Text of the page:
Gelatine is a collagen used in cooking derived from either veal, beef or pork. Gelatine sets completely below 4°C and melts at 35°C giving it a velvety mouthfeel that is difficult to replicate, although vegetarian substitutes – such as agar agar – are becoming more widely available.
Gelatine comes in four grades: bronze, silver, gold and platinum. Each grade of gelatine has a different strength or ‘bloom’, with bronze the weakest and platinum the strongest. This can become quite confusing but fortunately the sheet size in which gelatine is sold is adjusted accordingly, with a stronger bloom meaning a slightly smaller sheet size, meaning that sheet for sheet all grades have the same setting properties.
Bronze gelatine is the most commonly used grade in commercial kitchens whilst platinum grade is normally sold in supermarkets in packs of 15 leaves. 1 sheet of gelatine will set around 100ml liquid to a soft setting.
Do not leave the gelatine to soak in the water too long as this will diminish its setting properties.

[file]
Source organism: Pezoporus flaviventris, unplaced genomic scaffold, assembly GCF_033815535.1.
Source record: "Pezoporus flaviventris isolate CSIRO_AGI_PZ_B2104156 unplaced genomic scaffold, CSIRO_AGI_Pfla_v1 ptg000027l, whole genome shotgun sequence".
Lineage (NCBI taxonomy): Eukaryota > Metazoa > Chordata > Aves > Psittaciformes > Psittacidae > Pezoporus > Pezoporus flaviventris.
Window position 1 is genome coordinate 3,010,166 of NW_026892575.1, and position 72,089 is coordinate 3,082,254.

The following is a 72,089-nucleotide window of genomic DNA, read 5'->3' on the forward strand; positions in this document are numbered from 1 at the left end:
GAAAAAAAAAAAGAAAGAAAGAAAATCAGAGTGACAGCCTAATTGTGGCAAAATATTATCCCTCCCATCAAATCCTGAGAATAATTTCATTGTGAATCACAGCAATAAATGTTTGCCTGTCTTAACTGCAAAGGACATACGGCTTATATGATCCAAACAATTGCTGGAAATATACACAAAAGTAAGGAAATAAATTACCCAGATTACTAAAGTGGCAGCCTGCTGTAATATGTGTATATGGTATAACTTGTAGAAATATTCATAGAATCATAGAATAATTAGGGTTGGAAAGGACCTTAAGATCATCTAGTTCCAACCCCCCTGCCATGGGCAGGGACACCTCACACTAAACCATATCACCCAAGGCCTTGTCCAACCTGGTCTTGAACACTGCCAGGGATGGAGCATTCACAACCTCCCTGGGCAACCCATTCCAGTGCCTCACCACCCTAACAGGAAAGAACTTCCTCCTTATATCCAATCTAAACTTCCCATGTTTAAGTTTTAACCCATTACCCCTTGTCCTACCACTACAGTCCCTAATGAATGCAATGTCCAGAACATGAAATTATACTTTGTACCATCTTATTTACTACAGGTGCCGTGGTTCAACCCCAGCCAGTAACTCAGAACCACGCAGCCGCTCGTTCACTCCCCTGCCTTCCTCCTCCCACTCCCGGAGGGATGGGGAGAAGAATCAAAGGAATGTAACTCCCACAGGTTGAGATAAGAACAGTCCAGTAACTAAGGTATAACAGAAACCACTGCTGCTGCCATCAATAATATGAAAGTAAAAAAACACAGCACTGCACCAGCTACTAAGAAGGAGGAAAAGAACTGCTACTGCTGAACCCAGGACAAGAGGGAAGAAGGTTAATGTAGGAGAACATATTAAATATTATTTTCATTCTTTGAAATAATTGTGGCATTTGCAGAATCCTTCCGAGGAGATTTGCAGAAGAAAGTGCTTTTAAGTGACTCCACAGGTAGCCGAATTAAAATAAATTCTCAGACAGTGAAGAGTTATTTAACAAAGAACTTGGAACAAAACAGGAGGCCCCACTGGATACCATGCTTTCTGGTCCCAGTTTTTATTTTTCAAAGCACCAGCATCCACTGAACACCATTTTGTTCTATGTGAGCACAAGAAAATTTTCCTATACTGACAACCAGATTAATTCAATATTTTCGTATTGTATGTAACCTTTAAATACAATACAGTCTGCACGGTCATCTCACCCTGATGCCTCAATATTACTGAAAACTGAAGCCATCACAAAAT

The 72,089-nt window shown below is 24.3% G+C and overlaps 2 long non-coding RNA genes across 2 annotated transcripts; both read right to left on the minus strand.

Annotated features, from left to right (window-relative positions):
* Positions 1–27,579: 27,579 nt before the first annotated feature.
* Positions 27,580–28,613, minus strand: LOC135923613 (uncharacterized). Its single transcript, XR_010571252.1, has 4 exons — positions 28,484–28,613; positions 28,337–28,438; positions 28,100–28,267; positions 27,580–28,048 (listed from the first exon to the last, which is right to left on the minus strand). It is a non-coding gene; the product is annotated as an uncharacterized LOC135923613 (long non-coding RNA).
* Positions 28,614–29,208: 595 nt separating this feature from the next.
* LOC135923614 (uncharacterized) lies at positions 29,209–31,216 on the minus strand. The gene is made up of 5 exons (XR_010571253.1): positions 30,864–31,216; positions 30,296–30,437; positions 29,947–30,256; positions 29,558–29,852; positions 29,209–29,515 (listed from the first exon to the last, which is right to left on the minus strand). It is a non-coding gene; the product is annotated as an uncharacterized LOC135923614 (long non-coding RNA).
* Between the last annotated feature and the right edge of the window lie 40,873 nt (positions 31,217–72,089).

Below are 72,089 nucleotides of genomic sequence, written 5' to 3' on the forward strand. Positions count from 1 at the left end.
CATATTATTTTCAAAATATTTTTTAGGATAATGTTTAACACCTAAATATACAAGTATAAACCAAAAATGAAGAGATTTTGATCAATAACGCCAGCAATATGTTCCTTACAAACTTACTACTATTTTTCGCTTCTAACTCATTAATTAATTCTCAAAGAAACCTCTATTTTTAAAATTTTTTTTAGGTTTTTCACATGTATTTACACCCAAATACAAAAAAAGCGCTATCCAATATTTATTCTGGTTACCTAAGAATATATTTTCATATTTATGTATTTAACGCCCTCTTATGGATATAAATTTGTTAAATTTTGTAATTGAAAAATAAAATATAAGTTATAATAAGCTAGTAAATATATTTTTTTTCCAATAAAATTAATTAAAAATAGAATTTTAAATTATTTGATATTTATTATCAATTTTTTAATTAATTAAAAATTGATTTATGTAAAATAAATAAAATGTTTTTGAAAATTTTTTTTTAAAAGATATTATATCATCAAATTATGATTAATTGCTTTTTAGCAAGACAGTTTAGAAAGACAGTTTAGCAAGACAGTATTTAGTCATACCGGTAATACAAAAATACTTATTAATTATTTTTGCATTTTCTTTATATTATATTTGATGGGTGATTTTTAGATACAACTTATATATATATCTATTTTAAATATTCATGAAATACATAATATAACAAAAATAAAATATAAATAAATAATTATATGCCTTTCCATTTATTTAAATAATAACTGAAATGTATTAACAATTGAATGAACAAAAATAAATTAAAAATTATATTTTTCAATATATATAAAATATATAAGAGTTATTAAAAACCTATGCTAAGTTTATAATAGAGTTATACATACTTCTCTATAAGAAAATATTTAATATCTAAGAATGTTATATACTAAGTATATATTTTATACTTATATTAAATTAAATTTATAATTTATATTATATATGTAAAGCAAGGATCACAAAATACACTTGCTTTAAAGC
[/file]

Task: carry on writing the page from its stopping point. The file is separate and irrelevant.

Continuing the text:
When adding gelatine to a liquid make sure that it is not boiling as this will also weaken the set.
Gelatine can be melted down and reset 2 or 3 times as long as it is not overheated.
Try using gelatine to make jellies such as Martin Wishart’s Elderflower jelly with berries or Galton Blackiston’s traditional jelly and ice cream. You can make savoury jellies to, try Phil Fanning’s Panzanella with tomato jelly for a refreshing starter. Gelatine is also used to make soft set panna cotta, try Josh Eggleton’s rich Caramel panna cotta with homemade gingerbread or Alan Murchison’s White chocolate panna cotta with honeycomb ice cream.
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